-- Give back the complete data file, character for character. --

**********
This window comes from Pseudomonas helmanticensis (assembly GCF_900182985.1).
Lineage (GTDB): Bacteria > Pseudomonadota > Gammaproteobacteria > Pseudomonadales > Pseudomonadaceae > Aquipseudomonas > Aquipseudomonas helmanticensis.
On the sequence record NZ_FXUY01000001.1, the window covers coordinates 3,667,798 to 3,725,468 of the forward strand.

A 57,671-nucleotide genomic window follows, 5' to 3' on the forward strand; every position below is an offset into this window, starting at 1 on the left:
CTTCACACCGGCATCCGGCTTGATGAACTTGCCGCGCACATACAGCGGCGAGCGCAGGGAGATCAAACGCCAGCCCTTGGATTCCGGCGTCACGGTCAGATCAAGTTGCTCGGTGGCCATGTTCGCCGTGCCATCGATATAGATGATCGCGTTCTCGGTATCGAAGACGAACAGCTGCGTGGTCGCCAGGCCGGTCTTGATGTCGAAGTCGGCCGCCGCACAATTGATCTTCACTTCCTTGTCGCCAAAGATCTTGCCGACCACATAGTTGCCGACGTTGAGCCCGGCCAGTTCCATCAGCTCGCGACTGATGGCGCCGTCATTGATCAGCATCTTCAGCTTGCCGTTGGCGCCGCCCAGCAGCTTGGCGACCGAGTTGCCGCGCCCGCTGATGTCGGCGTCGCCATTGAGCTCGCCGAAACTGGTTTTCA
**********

This window comes from Pseudomonas helmanticensis (assembly GCF_900182985.1).
Lineage (GTDB): Bacteria > Pseudomonadota > Gammaproteobacteria > Pseudomonadales > Pseudomonadaceae > Aquipseudomonas > Aquipseudomonas helmanticensis.
On the sequence record NZ_FXUY01000001.1, the window covers coordinates 3,667,798 to 3,725,468 of the forward strand.

A 57,671-nucleotide genomic window follows, 5' to 3' on the forward strand; every position below is an offset into this window, starting at 1 on the left:
CTTCACACCGGCATCCGGCTTGATGAACTTGCCGCGCACATACAGCGGCGAGCGCAGGGAGATCAAACGCCAGCCCTTGGATTCCGGCGTCACGGTCAGATCAAGTTGCTCGGTGGCCATGTTCGCCGTGCCATCGATATAGATGATCGCGTTCTCGGTATCGAAGACGAACAGCTGCGTGGTCGCCAGGCCGGTCTTGATGTCGAAGTCGGCCGCCGCACAATTGATCTTCACTTCCTTGTCGCCAAAGATCTTGCCGACCACATAGTTGCCGACGTTGAGCCCGGCCAGTTCCATCAGCTCGCGACTGATGGCGCCGTCATTGATCAGCATCTTCAGCTTGCCGTTGGCGCCGCCCAGCAGCTTGGCGACCGAGTTGCCGCGCCCGCTGATGTCGGCGTCGCCATTGAGCTCGCCGAAACTGGTTTTCA